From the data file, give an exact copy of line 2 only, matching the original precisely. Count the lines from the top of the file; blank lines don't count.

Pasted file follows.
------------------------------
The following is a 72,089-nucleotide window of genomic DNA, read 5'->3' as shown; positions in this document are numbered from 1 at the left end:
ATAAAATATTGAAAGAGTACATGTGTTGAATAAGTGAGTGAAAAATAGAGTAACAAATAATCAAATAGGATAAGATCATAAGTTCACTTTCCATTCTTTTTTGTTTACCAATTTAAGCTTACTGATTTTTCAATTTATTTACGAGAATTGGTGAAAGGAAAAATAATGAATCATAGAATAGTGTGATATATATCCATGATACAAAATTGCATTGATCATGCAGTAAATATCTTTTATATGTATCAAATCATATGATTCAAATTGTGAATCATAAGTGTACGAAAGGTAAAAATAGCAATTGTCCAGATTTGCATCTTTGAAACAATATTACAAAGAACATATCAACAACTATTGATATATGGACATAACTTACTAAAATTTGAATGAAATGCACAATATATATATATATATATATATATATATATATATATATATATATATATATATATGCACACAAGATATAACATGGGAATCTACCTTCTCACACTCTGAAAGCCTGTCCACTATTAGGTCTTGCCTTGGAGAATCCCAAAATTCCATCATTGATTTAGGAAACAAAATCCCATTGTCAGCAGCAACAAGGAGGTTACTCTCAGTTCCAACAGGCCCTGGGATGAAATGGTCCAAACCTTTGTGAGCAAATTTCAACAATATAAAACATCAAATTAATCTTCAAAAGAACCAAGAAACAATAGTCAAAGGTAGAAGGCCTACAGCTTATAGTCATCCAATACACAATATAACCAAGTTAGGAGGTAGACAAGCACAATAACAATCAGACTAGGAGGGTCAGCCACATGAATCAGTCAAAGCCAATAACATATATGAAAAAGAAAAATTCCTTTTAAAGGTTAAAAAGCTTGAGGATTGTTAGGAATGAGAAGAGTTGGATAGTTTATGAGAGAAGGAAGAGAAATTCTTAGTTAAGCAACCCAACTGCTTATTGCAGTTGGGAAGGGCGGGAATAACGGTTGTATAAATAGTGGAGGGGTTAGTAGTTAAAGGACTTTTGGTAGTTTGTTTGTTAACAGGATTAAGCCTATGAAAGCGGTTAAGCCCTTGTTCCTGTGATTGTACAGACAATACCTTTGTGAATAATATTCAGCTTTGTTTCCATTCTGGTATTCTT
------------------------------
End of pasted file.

ATAAAATATTGAAAGAGTACATGTGTTGAATAAGTGAGTGAAAAATAGAGTAACAAATAATCAAATAGGATAAGATCATAAGTTCACTTTCCATTCTTTTTTGTTTACCAATTTAAGCTTACTGATTTTTCAATTTATTTACGAGAATTGGTGAAAGGAAAAATAATGAATCATAGAATAGTGTGATATATATCCATGATACAAAATTGCATTGATCATGCAGTAAATATCTTTTATATGTATCAAATCATATGATTCAAATTGTGAATCATAAGTGTACGAAAGGTAAAAATAGCAATTGTCCAGATTTGCATCTTTGAAACAATATTACAAAGAACATATCAACAACTATTGATATATGGACATAACTTACTAAAATTTGAATGAAATGCACAATATATATATATATATATATATATATATATATATATATATATATATATATATATGCACACAAGATATAACATGGGAATCTACCTTCTCACACTCTGAAAGCCTGTCCACTATTAGGTCTTGCCTTGGAGAATCCCAAAATTCCATCATTGATTTAGGAAACAAAATCCCATTGTCAGCAGCAACAAGGAGGTTACTCTCAGTTCCAACAGGCCCTGGGATGAAATGGTCCAAACCTTTGTGAGCAAATTTCAACAATATAAAACATCAAATTAATCTTCAAAAGAACCAAGAAACAATAGTCAAAGGTAGAAGGCCTACAGCTTATAGTCATCCAATACACAATATAACCAAGTTAGGAGGTAGACAAGCACAATAACAATCAGACTAGGAGGGTCAGCCACATGAATCAGTCAAAGCCAATAACATATATGAAAAAGAAAAATTCCTTTTAAAGGTTAAAAAGCTTGAGGATTGTTAGGAATGAGAAGAGTTGGATAGTTTATGAGAGAAGGAAGAGAAATTCTTAGTTAAGCAACCCAACTGCTTATTGCAGTTGGGAAGGGCGGGAATAACGGTTGTATAAATAGTGGAGGGGTTAGTAGTTAAAGGACTTTTGGTAGTTTGTTTGTTAACAGGATTAAGCCTATGAAAGCGGTTAAGCCCTTGTTCCTGTGATTGTACAGACAATACCTTTGTGAATAATATTCAGCTTTGTTTCCATTCTGGTATTCTT